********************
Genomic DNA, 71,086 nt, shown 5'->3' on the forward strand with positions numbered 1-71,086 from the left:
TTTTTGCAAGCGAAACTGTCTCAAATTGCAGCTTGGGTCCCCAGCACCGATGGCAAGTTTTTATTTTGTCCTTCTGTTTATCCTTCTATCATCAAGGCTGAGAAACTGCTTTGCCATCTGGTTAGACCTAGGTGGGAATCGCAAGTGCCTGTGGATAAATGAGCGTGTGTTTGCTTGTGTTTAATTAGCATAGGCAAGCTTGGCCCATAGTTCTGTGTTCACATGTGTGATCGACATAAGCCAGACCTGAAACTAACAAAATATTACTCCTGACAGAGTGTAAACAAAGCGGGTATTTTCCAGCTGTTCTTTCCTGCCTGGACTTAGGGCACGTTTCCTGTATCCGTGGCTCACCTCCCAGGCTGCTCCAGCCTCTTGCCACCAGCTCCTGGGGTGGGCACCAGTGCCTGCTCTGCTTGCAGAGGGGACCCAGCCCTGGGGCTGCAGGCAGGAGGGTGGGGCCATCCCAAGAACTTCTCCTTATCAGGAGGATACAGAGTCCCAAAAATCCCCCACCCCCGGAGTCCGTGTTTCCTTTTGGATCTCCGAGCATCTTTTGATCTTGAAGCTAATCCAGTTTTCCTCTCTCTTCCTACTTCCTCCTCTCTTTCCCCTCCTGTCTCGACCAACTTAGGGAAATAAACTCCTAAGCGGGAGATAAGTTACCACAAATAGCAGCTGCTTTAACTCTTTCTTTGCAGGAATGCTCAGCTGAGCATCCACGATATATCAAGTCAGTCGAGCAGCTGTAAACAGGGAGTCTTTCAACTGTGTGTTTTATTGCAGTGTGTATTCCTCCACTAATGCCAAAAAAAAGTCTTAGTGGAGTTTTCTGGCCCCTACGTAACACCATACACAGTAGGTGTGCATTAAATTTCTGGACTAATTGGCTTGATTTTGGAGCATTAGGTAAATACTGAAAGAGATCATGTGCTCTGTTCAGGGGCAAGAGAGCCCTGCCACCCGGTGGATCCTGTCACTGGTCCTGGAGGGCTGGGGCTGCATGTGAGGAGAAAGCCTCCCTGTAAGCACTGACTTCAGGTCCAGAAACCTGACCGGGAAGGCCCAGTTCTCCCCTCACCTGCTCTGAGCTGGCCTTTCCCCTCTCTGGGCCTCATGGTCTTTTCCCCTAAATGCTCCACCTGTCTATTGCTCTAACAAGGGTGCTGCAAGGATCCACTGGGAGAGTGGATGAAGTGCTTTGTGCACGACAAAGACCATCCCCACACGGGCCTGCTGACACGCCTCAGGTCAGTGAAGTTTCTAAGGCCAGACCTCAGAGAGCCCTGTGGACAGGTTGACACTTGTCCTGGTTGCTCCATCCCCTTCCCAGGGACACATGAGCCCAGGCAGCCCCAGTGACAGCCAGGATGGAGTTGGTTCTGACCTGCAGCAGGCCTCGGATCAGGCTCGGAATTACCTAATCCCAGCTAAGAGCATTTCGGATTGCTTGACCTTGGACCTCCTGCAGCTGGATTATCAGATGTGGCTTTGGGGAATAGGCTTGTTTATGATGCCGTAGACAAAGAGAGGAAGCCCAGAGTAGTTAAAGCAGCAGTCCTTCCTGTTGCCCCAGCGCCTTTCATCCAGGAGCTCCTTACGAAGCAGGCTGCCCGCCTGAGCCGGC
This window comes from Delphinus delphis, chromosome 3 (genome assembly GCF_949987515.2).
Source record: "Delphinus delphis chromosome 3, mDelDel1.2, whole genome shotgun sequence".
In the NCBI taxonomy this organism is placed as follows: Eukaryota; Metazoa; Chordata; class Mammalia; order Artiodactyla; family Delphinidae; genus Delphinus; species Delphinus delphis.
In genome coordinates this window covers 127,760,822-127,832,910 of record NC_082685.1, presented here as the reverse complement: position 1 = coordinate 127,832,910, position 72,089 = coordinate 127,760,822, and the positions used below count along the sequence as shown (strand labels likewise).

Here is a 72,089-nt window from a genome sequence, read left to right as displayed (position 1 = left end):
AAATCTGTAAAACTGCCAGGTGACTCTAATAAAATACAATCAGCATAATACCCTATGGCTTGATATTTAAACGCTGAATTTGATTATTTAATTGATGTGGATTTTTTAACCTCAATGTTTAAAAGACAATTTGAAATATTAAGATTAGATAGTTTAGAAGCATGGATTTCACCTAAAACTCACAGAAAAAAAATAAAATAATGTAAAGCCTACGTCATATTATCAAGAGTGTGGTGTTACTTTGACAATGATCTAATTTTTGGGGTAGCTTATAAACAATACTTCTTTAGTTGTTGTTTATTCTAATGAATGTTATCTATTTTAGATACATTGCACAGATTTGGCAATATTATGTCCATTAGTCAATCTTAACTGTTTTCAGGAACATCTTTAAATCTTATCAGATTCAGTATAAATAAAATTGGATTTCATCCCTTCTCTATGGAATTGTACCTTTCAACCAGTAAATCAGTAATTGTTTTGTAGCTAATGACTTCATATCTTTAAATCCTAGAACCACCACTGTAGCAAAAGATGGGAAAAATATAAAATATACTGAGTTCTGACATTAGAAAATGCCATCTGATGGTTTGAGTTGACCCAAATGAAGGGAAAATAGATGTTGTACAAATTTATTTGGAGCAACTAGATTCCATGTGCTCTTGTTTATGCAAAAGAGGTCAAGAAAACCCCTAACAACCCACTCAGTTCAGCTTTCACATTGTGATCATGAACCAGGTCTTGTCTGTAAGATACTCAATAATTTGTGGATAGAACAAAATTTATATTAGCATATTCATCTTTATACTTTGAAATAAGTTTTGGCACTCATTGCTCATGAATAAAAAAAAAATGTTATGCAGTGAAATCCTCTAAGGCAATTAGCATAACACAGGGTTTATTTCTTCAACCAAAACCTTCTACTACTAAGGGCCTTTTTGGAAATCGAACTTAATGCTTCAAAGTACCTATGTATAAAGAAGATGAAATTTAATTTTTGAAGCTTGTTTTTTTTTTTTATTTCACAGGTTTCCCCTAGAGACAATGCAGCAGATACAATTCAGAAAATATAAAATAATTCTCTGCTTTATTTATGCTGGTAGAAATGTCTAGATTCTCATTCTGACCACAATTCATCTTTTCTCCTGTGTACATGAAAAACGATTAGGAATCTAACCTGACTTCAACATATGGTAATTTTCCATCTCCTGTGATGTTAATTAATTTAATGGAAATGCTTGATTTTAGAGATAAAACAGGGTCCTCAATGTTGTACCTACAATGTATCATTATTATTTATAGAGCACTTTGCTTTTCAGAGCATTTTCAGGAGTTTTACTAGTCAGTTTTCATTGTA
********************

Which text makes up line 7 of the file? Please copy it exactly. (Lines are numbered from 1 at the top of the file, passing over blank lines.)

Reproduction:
Here is a 72,089-nt window from a genome sequence, read left to right as displayed (position 1 = left end):